Researchers sought to analyze alopecia areata data in populations historically underrepresented in research.
Latinx and Hispanic patients with alopecia areata are historically underrepresented in research, according to researchers.
In a letter to be published in the Journal of the American Academy of Dermatology, a group of researchers presented a cross-sectional analysis1 of existing data supporting the underrepresentation of these populations, as well as statistics on comorbidities, burden of disease, and more.
Inspired by a December 2022 study2 published in the same journal, researchers sought to expand upon and add to prior research. In the prior study, entitled “Epidemiology of alopecia areata in 104 Hispanic/Latinx patients,” researchers Phong et al analyzed a cohort of underrepresented patients with alopecia areata.
In order to expand upon this existing data, researchers analyzed data from Latinx and Hispanic patients from a data initiative called All of Us.3
All of Us is a collection of data put together by the National Institutes of Health that holds biomedical health data collated from 1 million Americans.
From this database, researchers identified cases of alopecia areata and obtained data from individuals who had self-reported as Latinx or Hispanic. Using electronic medical records, researchers obtained demographic and comorbidity data.
From the All of Us research program, researchers obtained information on a total of 280 Latinx or Hispanic- identifying patients with alopecia areata.
Researchers gathered demographic data on age, sex, education attainment, history of smoking, household income, and insurance coverage.
They also gathered data on alopecia coupled with several common comorbidities, including anxiety, depression, GERD, hyperlipidemia, hypertension, hypothyroidism, IBD, rheumatoid arthritis, systemic lupus erythematosus, and types 1 and 2 diabetes. Of these, rheumatoid arthritis was the most common autoimmune comorbidity. This finding supports Phong et al.’s prior research.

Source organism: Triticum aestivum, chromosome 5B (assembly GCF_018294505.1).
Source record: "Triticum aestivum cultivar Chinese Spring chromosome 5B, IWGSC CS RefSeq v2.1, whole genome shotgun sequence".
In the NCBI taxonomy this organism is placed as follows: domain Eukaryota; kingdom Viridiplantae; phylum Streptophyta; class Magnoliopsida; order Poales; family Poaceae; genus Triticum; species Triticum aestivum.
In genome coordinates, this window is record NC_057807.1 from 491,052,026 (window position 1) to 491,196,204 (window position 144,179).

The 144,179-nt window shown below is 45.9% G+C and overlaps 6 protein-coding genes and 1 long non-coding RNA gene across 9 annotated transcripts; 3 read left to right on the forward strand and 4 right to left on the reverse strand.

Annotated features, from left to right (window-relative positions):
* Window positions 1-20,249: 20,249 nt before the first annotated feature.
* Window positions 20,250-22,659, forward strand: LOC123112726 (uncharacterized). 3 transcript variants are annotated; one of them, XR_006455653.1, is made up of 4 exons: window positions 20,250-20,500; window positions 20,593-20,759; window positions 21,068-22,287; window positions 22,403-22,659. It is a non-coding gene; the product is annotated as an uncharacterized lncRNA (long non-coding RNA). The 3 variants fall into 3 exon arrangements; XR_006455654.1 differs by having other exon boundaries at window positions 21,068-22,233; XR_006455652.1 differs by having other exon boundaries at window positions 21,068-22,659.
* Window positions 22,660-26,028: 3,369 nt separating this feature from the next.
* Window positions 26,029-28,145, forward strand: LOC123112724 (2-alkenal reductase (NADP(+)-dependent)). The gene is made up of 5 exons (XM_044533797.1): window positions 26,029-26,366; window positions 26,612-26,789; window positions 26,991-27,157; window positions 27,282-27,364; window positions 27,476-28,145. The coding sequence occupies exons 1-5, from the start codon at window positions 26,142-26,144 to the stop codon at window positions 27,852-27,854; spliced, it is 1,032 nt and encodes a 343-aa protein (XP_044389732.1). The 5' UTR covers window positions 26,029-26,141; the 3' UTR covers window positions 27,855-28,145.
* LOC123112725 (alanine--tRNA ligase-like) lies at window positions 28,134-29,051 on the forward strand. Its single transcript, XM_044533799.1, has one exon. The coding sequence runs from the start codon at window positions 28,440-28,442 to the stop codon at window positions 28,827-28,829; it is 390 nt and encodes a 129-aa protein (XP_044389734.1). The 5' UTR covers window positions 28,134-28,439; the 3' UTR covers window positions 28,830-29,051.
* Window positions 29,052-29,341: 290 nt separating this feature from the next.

Following their analysis, researchers found that Latinx and Hispanic patients with alopecia areata more commonly experienced anxiety and depression.
“Altogether, we show [Hispanic/Latinx] H/L [alopecia areata] AA patients, compared to controls, to have lower educational attainment, lower prevalence of smoking, and increased rates of autoimmune disease, hyperlipidemia, hypertension, and psychiatric illness,” researchers wrote.
Potential analysis limitations, as identified by researchers, include their inability to determine disease-specific details, such as severity and other characters of cases of alopecia areata. Additionally, temporality between atopic dermatitis and comorbidities was unclear and unestablished.
“We have previously shown H/L AA patients to carry a significant burden of atopic disease, more so than White patients with AA," researchers wrote. "We hope that our findings, together with those of Phong et al., galvanize further research into the epidemiology of AA in the H/L community.”